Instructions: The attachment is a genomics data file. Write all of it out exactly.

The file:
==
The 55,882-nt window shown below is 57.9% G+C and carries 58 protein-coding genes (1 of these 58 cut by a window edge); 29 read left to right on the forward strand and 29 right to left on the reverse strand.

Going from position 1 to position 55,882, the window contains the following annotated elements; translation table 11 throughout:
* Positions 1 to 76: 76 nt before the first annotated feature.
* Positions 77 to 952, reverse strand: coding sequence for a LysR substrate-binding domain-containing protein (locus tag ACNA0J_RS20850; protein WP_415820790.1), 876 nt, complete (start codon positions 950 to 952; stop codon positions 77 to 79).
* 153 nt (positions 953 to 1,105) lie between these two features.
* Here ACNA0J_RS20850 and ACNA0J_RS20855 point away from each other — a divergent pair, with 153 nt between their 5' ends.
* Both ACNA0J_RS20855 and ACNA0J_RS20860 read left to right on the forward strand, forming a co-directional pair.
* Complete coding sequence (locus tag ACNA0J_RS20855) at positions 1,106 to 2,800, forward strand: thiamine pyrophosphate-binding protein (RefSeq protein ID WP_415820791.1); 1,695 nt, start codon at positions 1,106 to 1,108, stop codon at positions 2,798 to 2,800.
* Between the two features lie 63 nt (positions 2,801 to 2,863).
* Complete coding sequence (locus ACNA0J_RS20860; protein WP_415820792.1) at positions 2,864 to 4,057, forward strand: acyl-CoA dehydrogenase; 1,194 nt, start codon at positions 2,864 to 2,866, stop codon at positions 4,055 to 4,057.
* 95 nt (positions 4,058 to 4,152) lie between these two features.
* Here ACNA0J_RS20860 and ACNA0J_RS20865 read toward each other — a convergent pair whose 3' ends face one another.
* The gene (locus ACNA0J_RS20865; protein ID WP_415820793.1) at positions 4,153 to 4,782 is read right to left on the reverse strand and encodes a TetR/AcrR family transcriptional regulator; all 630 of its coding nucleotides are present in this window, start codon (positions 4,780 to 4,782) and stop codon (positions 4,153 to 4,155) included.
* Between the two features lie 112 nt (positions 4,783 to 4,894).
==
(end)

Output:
The 55,882-nt window shown below is 57.9% G+C and carries 58 protein-coding genes (1 of these 58 cut by a window edge); 29 read left to right on the forward strand and 29 right to left on the reverse strand.

Going from position 1 to position 55,882, the window contains the following annotated elements; translation table 11 throughout:
* Positions 1 to 76: 76 nt before the first annotated feature.
* Positions 77 to 952, reverse strand: coding sequence for a LysR substrate-binding domain-containing protein (locus tag ACNA0J_RS20850; protein WP_415820790.1), 876 nt, complete (start codon positions 950 to 952; stop codon positions 77 to 79).
* 153 nt (positions 953 to 1,105) lie between these two features.
* Here ACNA0J_RS20850 and ACNA0J_RS20855 point away from each other — a divergent pair, with 153 nt between their 5' ends.
* Both ACNA0J_RS20855 and ACNA0J_RS20860 read left to right on the forward strand, forming a co-directional pair.
* Complete coding sequence (locus tag ACNA0J_RS20855) at positions 1,106 to 2,800, forward strand: thiamine pyrophosphate-binding protein (RefSeq protein ID WP_415820791.1); 1,695 nt, start codon at positions 1,106 to 1,108, stop codon at positions 2,798 to 2,800.
* Between the two features lie 63 nt (positions 2,801 to 2,863).
* Complete coding sequence (locus ACNA0J_RS20860; protein WP_415820792.1) at positions 2,864 to 4,057, forward strand: acyl-CoA dehydrogenase; 1,194 nt, start codon at positions 2,864 to 2,866, stop codon at positions 4,055 to 4,057.
* 95 nt (positions 4,058 to 4,152) lie between these two features.
* Here ACNA0J_RS20860 and ACNA0J_RS20865 read toward each other — a convergent pair whose 3' ends face one another.
* The gene (locus ACNA0J_RS20865; protein ID WP_415820793.1) at positions 4,153 to 4,782 is read right to left on the reverse strand and encodes a TetR/AcrR family transcriptional regulator; all 630 of its coding nucleotides are present in this window, start codon (positions 4,780 to 4,782) and stop codon (positions 4,153 to 4,155) included.
* Between the two features lie 112 nt (positions 4,783 to 4,894).